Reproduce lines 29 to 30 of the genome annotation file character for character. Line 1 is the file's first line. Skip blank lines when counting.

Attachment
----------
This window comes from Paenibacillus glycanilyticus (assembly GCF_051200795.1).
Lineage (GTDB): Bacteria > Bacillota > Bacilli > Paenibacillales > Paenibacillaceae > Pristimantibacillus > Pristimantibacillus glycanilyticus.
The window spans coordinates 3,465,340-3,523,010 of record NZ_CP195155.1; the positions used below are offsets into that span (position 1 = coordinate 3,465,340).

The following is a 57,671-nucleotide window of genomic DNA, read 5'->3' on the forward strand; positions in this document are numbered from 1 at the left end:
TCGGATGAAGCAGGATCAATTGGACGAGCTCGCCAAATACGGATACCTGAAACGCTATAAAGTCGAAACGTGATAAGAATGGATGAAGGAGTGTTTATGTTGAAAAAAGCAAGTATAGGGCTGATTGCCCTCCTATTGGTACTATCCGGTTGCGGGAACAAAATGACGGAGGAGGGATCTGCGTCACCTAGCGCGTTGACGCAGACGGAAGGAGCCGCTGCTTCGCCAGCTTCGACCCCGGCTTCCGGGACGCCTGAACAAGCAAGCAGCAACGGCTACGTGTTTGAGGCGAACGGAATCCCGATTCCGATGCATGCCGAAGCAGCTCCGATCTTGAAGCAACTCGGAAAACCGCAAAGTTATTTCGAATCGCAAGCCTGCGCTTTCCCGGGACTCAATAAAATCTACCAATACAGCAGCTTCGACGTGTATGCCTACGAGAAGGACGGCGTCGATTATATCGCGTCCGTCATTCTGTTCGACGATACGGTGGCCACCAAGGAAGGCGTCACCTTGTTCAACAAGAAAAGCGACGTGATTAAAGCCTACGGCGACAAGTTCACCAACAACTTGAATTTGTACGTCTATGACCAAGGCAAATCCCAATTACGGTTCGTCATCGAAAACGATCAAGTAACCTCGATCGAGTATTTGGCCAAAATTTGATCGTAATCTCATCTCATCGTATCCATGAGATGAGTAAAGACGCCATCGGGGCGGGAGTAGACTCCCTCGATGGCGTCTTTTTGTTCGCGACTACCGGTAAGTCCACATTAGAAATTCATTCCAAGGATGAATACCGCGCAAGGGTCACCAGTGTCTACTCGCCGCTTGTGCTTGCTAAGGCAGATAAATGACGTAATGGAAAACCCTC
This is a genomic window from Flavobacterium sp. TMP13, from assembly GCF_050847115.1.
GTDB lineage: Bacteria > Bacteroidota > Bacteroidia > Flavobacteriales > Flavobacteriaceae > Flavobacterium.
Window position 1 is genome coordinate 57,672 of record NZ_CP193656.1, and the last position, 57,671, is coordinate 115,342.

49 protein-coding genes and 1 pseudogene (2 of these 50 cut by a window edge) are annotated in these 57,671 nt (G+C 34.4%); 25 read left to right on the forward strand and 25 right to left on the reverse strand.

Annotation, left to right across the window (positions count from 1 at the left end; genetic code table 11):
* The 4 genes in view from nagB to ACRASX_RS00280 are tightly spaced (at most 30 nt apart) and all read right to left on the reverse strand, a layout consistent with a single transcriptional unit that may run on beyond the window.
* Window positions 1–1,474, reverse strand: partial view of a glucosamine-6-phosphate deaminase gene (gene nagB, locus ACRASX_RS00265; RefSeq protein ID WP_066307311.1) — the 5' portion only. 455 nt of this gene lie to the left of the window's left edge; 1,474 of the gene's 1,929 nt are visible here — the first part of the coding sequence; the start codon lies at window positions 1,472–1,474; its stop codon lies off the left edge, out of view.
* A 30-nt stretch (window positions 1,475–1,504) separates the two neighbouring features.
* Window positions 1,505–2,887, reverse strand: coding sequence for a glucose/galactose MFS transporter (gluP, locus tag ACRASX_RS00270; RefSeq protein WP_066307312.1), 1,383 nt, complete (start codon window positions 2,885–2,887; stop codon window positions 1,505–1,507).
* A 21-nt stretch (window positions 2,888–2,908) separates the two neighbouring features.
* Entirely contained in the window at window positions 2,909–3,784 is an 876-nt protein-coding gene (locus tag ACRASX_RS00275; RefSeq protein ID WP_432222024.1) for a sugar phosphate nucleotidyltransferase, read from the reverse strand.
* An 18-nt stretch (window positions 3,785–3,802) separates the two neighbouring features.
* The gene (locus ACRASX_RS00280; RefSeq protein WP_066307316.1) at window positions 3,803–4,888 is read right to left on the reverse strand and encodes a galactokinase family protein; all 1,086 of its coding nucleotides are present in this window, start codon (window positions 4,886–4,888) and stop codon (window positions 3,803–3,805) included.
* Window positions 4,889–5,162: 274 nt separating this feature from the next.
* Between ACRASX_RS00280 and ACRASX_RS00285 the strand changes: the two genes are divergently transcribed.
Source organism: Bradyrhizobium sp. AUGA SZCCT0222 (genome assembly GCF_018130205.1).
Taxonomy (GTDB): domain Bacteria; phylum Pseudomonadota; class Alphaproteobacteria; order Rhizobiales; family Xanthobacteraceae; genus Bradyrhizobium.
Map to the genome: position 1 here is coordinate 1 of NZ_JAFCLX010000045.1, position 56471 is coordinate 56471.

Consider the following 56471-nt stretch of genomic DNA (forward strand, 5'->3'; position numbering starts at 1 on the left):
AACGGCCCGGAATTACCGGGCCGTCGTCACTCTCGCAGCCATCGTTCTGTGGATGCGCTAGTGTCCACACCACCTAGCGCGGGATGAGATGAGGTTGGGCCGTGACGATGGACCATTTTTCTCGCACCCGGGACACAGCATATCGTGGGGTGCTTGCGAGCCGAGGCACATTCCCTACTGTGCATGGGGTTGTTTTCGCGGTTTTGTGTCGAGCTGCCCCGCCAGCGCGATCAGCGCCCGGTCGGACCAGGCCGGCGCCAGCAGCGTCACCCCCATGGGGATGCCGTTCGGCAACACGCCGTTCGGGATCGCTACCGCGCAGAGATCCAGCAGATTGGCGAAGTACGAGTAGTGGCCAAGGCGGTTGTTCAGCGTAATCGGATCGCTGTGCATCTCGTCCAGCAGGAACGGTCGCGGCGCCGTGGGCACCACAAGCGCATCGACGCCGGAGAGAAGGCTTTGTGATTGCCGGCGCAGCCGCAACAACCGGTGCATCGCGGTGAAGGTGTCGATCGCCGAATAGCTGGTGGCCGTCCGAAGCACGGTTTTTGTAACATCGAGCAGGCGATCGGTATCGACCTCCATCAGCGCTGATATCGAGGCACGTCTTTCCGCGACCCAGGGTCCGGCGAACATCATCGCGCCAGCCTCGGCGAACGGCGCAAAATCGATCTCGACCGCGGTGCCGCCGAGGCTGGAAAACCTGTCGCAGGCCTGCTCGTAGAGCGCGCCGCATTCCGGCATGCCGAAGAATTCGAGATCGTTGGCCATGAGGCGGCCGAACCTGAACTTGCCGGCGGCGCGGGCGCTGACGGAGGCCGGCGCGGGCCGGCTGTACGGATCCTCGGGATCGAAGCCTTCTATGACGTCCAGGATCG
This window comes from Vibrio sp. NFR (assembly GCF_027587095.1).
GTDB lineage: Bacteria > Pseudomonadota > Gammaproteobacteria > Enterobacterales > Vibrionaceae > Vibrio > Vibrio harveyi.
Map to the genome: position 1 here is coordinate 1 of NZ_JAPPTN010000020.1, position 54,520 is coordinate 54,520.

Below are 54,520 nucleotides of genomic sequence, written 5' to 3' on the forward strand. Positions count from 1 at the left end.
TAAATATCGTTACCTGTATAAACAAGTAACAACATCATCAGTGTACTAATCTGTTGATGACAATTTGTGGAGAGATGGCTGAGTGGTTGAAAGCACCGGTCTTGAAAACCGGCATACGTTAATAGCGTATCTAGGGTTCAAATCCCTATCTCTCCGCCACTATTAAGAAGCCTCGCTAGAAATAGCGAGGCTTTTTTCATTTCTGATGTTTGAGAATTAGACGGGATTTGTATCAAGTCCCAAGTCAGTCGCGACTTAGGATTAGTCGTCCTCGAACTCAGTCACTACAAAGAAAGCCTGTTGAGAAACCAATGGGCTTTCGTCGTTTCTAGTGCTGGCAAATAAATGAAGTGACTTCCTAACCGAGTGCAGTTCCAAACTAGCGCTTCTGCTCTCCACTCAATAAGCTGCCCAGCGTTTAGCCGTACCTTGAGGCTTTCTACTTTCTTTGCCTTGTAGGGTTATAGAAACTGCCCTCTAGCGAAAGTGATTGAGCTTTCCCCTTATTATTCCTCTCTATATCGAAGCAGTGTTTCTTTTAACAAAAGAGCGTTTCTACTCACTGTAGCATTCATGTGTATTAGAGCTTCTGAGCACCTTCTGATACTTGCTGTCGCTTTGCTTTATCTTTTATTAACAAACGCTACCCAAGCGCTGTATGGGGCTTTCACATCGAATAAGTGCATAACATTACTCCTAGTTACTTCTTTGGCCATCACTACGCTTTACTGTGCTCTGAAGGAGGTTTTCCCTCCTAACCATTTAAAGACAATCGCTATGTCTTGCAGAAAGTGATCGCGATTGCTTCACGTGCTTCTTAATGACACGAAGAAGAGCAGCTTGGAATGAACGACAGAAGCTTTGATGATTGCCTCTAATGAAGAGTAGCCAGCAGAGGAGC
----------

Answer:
Below are 54,520 nucleotides of genomic sequence, written 5' to 3' on the forward strand. Positions count from 1 at the left end.
TAAATATCGTTACCTGTATAAACAAGTAACAACATCATCAGTGTACTAATCTGTTGATGACAATTTGTGGAGAGATGGCTGAGTGGTTGAAAGCACCGGTCTTGAAAACCGGCATACGTTAATAGCGTATCTAGGGTTCAAATCCCTATCTCTCCGCCACTATTAAGAAGCCTCGCTAGAAATAGCGAGGCTTTTTTCATTTCTGATGTTTGAGAATTAGACGGGATTTGTATCAAGTCCCAAGTCAGTCGCGACTTAGGATTAGTCGTCCTCGAACTCAGTCACTACAAAGAAAGCCTGTTGAGAAACCAATGGGCTTTCGTCGTTTCTAGTGCTGGCAAATAAATGAAGTGACTTCCTAACCGAGTGCAGTTCCAAACTAGCGCTTCTGCTCTCCACTCAATAAGCTGCCCAGCGTTTAGCCGTACCTTGAGGCTTTCTACTTTCTTTGCCTTGTAGGGTTATAGAAACTGCCCTCTAGCGAAAGTGATTGAGCTTTCCCCTTATTATTCCTCTCTATATCGAAGCAGTGTTTCTTTTAACAAAAGAGCGTTTCTACTCACTGTAGCATTCATGTGTATTAGAGCTTCTGAGCACCTTCTGATACTTGCTGTCGCTTTGCTTTATCTTTTATTAACAAACGCTACCCAAGCGCTGTATGGGGCTTTCACATCGAATAAGTGCATAACATTACTCCTAGTTACTTCTTTGGCCATCACTACGCTTTACTGTGCTCTGAAGGAGGTTTTCCCTCCTAACCATTTAAAGACAATCGCTATGTCTTGCAGAAAGTGATCGCGATTGCTTCACGTGCTTCTTAATGACACGAAGAAGAGCAGCTTGGAATGAACGACAGAAGCTTTGATGATTGCCTCTAATGAAGAGTAGCCAGCAGAGGAGC